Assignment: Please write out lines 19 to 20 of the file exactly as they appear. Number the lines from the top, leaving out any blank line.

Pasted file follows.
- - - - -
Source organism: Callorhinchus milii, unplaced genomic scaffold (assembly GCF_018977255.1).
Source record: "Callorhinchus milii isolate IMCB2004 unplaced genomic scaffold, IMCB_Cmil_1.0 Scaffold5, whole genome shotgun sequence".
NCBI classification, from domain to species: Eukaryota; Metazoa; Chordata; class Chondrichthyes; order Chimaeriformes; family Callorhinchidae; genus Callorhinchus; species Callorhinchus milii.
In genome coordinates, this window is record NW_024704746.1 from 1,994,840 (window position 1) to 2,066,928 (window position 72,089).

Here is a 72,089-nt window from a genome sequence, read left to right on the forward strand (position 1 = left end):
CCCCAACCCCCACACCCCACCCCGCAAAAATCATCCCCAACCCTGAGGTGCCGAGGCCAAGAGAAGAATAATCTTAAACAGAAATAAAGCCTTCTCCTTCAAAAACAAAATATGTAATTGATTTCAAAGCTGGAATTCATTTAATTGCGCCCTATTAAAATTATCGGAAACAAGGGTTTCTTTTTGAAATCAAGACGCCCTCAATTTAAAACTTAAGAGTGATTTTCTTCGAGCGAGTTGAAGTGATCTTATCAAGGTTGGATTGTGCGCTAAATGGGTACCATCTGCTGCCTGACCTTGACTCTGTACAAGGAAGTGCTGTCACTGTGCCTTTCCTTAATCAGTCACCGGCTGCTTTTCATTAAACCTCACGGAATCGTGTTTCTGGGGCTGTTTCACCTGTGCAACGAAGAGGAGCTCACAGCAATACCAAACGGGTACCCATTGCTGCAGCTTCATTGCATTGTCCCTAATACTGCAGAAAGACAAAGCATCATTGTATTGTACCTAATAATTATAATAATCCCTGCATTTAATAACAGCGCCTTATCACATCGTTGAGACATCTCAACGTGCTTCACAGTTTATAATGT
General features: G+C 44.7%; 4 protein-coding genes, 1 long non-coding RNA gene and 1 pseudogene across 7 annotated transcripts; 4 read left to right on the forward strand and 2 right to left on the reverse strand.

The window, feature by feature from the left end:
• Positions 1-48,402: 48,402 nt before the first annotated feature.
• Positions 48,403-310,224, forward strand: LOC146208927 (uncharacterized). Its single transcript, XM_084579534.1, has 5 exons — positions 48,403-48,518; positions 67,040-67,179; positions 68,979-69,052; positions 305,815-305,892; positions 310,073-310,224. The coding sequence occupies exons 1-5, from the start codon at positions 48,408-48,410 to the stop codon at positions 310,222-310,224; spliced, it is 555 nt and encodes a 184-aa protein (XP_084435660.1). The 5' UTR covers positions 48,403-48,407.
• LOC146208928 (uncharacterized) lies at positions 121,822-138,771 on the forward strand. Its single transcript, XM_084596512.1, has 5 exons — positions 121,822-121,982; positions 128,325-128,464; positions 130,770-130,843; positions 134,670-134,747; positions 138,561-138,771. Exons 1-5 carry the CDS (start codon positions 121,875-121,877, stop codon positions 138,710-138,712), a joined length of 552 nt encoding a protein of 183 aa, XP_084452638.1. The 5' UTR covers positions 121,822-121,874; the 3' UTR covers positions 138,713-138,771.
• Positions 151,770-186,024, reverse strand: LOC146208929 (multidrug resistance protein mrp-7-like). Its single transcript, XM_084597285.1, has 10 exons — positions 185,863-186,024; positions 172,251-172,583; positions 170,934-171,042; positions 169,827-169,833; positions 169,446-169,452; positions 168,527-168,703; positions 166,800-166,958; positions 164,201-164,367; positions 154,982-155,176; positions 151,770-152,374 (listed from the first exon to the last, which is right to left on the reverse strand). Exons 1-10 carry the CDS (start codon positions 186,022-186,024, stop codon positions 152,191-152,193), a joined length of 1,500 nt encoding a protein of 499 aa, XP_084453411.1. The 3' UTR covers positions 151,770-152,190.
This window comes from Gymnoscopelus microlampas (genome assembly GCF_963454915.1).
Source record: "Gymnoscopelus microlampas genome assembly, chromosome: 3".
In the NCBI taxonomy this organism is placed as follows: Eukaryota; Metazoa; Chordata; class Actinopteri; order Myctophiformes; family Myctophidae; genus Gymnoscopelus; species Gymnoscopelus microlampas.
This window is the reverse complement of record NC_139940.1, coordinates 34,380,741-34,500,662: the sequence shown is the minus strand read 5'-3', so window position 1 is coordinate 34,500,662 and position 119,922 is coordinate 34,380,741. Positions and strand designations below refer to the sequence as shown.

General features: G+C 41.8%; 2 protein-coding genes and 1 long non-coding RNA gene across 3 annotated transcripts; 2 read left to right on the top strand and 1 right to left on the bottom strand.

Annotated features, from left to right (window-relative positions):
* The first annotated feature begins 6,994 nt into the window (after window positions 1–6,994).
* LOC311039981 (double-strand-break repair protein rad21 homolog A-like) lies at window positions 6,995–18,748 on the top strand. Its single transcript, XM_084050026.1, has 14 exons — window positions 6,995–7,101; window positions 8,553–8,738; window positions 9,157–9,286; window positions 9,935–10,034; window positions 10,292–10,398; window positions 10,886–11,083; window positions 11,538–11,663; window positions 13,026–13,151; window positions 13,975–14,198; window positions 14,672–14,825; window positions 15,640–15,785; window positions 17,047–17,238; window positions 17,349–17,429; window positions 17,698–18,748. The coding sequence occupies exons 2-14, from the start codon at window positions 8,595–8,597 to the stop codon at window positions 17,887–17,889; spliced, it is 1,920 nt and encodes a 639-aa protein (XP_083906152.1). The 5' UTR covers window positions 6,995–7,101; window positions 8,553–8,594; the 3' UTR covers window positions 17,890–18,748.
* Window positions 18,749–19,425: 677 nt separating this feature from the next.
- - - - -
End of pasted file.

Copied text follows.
* The first annotated feature begins 6,994 nt into the window (after window positions 1–6,994).
* LOC311039981 (double-strand-break repair protein rad21 homolog A-like) lies at window positions 6,995–18,748 on the top strand. Its single transcript, XM_084050026.1, has 14 exons — window positions 6,995–7,101; window positions 8,553–8,738; window positions 9,157–9,286; window positions 9,935–10,034; window positions 10,292–10,398; window positions 10,886–11,083; window positions 11,538–11,663; window positions 13,026–13,151; window positions 13,975–14,198; window positions 14,672–14,825; window positions 15,640–15,785; window positions 17,047–17,238; window positions 17,349–17,429; window positions 17,698–18,748. The coding sequence occupies exons 2-14, from the start codon at window positions 8,595–8,597 to the stop codon at window positions 17,887–17,889; spliced, it is 1,920 nt and encodes a 639-aa protein (XP_083906152.1). The 5' UTR covers window positions 6,995–7,101; window positions 8,553–8,594; the 3' UTR covers window positions 17,890–18,748.